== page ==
INSIGHT by Carbon Tracker

Global policy makers are currently gathered at COP28 in Dubai pursuing a managed phase out of fossil fuel production and use, to prevent global heating reaching catastrophic levels. And yet one of the most important figures we need to achieve this – how much new fossil fuels are being added to the existing global stock – is currently missing from the public domain.

No publicly available figure currently exists for how much oil and gas was added to global reserve stocks last year. To address this problem Carbon Tracker and The Global Registry of Fossil Fuels are proposing a new reporting metric to be known as: New Reserves and Resources (NRR) in order to close this emissions reporting gap.


“The ‘reserves’ classification means the fossil fuel volumes can be recovered economically—today’s reserves are tomorrow’s emissions.  The International Energy Agency (IEA) has made clear we don’t need new oil and gas exploration in our climate-constrained world, yet the proving up of new reserves continues across the globe.  Remarkably, there is no comprehensive and reliable information on the volumes of previously unreported oil and gas reserves have been ‘found’ year over year.  If we don’t measure it, we can’t manage it.”

-Rob Schuwerk, Carbon Tracker’s lead on the Global Registry project


Even though states and governments are the key Parties to the Paris Agreement and climate change policy, they do not, for the most part, originate data on fossil fuel reserves. Instead, they collate it from companies operating in their jurisdiction.


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The traditional way of counting oil and gas reserves is for shareholders to know what assets an oil company retained, able to be produced in the future. But the energy transition introduces a need for a new metric – the volumes of embedded emissions added, relative to the remaining carbon budget.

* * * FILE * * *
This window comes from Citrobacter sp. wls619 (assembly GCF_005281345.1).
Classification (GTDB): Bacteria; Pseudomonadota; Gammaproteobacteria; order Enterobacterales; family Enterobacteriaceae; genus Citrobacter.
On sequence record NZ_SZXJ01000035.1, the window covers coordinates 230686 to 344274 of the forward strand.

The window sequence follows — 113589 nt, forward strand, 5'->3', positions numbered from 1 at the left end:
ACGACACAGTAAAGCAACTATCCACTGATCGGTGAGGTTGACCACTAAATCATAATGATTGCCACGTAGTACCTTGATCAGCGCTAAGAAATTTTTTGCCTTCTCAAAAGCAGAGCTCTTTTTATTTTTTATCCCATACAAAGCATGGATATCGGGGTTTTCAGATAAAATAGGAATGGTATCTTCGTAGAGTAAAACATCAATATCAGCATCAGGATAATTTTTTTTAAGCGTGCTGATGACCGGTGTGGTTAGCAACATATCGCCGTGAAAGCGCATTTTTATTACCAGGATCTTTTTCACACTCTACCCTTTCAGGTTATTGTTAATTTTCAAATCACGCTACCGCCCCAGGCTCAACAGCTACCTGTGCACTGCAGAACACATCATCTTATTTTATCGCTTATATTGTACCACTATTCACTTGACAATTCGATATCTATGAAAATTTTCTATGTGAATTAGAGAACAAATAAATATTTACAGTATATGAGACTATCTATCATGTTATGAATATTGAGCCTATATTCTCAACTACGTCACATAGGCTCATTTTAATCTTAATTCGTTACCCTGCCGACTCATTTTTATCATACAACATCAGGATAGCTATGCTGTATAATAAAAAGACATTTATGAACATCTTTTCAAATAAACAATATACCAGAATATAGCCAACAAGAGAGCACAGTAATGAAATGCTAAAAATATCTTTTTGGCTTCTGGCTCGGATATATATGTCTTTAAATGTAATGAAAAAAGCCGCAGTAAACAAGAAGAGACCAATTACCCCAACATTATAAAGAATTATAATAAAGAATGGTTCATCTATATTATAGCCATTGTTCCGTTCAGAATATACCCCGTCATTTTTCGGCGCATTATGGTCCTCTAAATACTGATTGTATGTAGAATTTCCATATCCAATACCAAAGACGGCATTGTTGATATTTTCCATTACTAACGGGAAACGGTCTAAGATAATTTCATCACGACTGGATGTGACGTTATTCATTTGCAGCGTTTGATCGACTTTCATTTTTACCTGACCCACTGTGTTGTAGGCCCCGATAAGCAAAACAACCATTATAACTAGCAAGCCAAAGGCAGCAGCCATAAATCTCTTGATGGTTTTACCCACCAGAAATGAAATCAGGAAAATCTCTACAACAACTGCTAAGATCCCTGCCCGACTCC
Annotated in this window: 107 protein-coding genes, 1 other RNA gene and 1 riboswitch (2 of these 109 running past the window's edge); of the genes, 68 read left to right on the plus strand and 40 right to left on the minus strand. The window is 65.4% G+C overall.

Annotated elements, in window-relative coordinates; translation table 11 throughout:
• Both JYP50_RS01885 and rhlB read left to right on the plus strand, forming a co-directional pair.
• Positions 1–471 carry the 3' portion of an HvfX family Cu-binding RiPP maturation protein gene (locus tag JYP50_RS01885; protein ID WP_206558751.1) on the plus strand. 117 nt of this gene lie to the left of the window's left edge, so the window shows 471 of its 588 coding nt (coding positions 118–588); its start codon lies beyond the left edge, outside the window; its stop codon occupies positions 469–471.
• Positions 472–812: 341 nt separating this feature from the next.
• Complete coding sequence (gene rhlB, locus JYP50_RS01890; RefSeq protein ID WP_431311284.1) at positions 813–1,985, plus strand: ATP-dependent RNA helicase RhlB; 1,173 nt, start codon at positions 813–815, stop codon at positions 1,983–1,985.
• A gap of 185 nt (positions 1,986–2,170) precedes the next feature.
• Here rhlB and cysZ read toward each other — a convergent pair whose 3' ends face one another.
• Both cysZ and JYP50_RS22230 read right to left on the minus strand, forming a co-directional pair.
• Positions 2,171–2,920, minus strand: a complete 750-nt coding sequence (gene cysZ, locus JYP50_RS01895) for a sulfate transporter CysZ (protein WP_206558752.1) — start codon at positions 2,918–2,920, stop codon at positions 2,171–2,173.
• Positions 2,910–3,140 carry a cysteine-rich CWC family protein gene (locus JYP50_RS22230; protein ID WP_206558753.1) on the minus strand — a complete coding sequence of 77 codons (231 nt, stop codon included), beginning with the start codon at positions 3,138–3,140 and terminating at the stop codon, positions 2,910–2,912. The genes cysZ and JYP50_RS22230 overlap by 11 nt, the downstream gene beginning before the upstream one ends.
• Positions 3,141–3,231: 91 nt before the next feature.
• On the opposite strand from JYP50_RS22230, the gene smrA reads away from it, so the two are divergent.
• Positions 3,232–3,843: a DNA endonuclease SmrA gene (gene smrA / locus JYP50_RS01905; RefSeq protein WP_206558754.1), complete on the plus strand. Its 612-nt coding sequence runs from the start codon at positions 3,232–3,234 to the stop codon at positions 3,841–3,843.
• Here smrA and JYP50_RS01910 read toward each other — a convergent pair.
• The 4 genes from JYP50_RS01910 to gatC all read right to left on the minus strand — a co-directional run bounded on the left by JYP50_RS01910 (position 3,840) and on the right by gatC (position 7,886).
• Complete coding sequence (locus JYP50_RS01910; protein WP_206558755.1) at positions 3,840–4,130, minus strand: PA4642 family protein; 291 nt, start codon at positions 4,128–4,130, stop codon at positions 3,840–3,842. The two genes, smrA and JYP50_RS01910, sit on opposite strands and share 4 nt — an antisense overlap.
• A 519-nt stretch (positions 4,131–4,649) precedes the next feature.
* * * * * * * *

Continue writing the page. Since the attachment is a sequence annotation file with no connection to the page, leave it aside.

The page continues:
Large oil and gas companies listed on major financial markets already publish detailed updates to their oil and gas reserves, identifying newly added oil and gas as sub-categories.

But National Oil Companies (NOCs) in major oil producing countries, private companies and governments overwhelmingly do not report this data. They simply state the start and end balance of reserves – how much oil and gas can be produced in the future. The consequence is that we are unable to be more precise about how many emissions were in new oil and gas added to stocks last year than somewhere between 20 and 45 billion tons.


| Government should release submitted data for countries, NOCs and private companies

The current system of reporting reserves is inadequate for the energy transition. Since reserves reporting is focused on future commercial value, companies and governments report only the net balance of reserves still available to produce. But production is continuous from one year to the next. If the reserves balance stays roughly the same, then some new reserves must be found to balance out the in-period production. In terms of a commercial balance sheet, the produced volumes have been converted to revenues. But in planetary terms, those volumes were converted to emissions that have reduced the remaining carbon budget, whilst new permits and related seismic and drilling activity have created new reserves—and future carbon emissions.

“Current net reserves reporting is not fit for our climate-constrained world. At a time when the 1.5C carbon budget is under 300 gigatons, nobody knows how many new emissions were added by oil and gas exploration last year. We need a single global number for new reserves that is reliable and in the public domain. It would take very little lifting by governments to get to this.”  said Johnny West, principal of Koinon and the architect of the Global Registry.

 Publication of NRR needs to become normalized by countries, so that national totals can be summed to find the global figure for how much new oil and gas is added to global stocks.

National regulators already receive this information from companies. It is simply a question of publishing the full, granular data they receive from companies, and the same principles should be applied to NOCs, countries, and private companies.

It takes only light- and no-burden steps to release the full data needed to quantify new oil and gas discoveries – the first step to managing the overhang of global fossil fuel reserves.


Explore the report

 New Reserves and Resources


All opinions expressed are those of the author and/or quoted sources. is an independent and neutral platform dedicated to generating debate around ESG investing topics.